Let’s face it—no one likes to clean the toilet. Even so, this chore shouldn’t be ignored. Toilets should be cleaned and sanitized weekly. But how do you safely clean and sanitize the toilet without causing damages?
Well, there are plenty of ways to sanitize toilets. However, because we’re trying to cut on cost, you can use bleach to clean and sanitize your toilet. But before then, you need to contact the manufacturer to ascertain if it’s safe to flush bleach down the toilet.
Is It Safe to Flush Bleach Down the Toilet?
Yes, bleach can safely go down the toilet if it’s diluted with water. The water comes in handy to break down the bleach into salt and water, so it’s biodegradable. However, if you’re skeptical about using bleach, you can use vinegar and baking soda to get rid of hard stains from your toilet bowl.
Avoid using bleach if your toilet has rust stains. This is because it will set the stains instead of removing them. Remove rust by applying ½ cup of baking soda to the spot and spraying it with white vinegar. Let it sit for about half an hour before flushing.
Again, you’ll need to contact the manufacturer to determine if it’s safe to flush bleach down the toilet since many toilets are made with materials that are easily damaged by bleach.
And because bleach can irritate the eyes, skin, and lungs, you’ll want to observe safety measures such as wearing gloves, safety goggles, and working in a well-ventilated area. Immediately wash any areas of your skin that come into contact with bleach.
While it’s safe to clean your toilet bowl with bleach, it’s not recommended for exterior use. This is because ammonium salts are left behind when urine evaporates and when bleach comes into contact with ammonia, toxic gas is formed.
However, if you must use bleach to clean the exterior of your toilet, first clean the surface with a mild detergent and then sanitize with diluted bleach solution. After that, wipe down the surface using a sponge and an all-purpose cleaner.
Does Bleach Damage Toilet Bowls?
Yes, bleach can damage toilet bowls if not diluted with water. While generally safe with porcelain and fireclay, bleach can oxidize the iron of an enamel toilet to firm rust stains. Even worse, a poisonous gas is formed when bleach reacts with ammonia.
With your chlorine bleach, clean and disinfect the toilet bowl. Pour ½ cup of bleach into the toilet bowl and let it rest for about ten minutes. Then scrub thoroughly using a toilet brush and flush. Avoid mixing bleach with toilet bowl cleaners as this could release poisonous gases.
Even the bleach chlorine tablets that are added to the flush tank to clean and freshen your toilet will corrode the seals in your toilet and cause them to leak. These products can potentially damage the fitting in the tank, rendering them useless.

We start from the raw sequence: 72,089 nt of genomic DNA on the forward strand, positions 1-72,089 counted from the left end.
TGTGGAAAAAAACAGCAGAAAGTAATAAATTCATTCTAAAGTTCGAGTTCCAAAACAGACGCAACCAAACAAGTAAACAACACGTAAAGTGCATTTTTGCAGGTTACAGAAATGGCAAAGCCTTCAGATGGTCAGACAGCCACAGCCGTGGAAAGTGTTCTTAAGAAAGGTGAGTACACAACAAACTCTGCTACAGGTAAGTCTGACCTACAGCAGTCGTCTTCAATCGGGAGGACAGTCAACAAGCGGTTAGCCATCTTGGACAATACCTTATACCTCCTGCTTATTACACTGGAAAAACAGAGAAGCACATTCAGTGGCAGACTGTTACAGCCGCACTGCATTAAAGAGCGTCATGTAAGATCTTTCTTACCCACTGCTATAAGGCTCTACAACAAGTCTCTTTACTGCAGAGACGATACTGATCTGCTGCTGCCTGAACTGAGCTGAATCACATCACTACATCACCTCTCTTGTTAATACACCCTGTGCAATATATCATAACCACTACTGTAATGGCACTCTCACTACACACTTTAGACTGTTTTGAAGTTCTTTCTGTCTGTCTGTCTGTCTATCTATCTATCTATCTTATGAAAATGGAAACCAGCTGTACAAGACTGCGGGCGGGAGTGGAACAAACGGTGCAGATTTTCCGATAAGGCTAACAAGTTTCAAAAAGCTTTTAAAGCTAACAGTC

While bleach is a versatile cleaning agent, it’s ineffective at eliminating stains caused by hard water. But again, it can be hazardous if used in high concentrations—the recommended concentration for cleaning the toilet bowl is 500 parts per million, which amounts to 2½ tablespoons of regular household bleach per gallon of water.
This concentration might seem low, but it will get the job done without causing irritations in the skin, eyes, and lungs. Just make sure you’re using bleach in its original form—mixing it with other cleaning agents, especially ammonia-based, will create toxic gases and cause severe skin burns.
Is It Ok to Leave Bleach in the Toilet Overnight?
Yes, you can leave the bleach overnight in the toilet bowl but not longer than that. Like mentioned before, bleaches are powerful cleaning agents and will corrode the toilet if left longer.
It’s okay to leave a bit of it to soak the stains overnight but make sure to inform your family members about it so that no one urinates into the bleach water before flushing it down, as this may result in choking fumes.
It’s also worth noting that a high bleach concentration will make you sick if you breathe from it. You might even end up coughing your lungs out due to the choking fumes.
Bleaches are highly reactive with ammonia and will cause severe burns if they contact your skin. Even worse, they will produce poisonous gases that can be hazardous to your lungs if you accidentally inhale. To prevent such occurrences, have your protective gear on when handling bleaches and work in a well-ventilated space. You’ll also want to clean the toilet bowl with mild detergents before adding the bleach.
You can leave any toilet bowl cleaner in the toilet overnight or for the whole of the weekend while you’re away for complete effectiveness. Most of these detergents are mild and will not damage your toilet even when you leave them for days. The primary ingredient in commercial toilet bowl cleaners is sodium hypochlorite—also known as bleach.
The significant difference between commercial cleaners and plain bleach is that commercial cleaners consist of thickening agents to help them adhere to the slippery surface so the bleach can work on the stains.
Bleaches can come in handy to get rid of that slimy yuck left after the water has drained. Simply pour the bleach on it and let it work the magic in your toilet. Then, run a gallon or two of cold water through the tank until there’s no bleach left in the tank.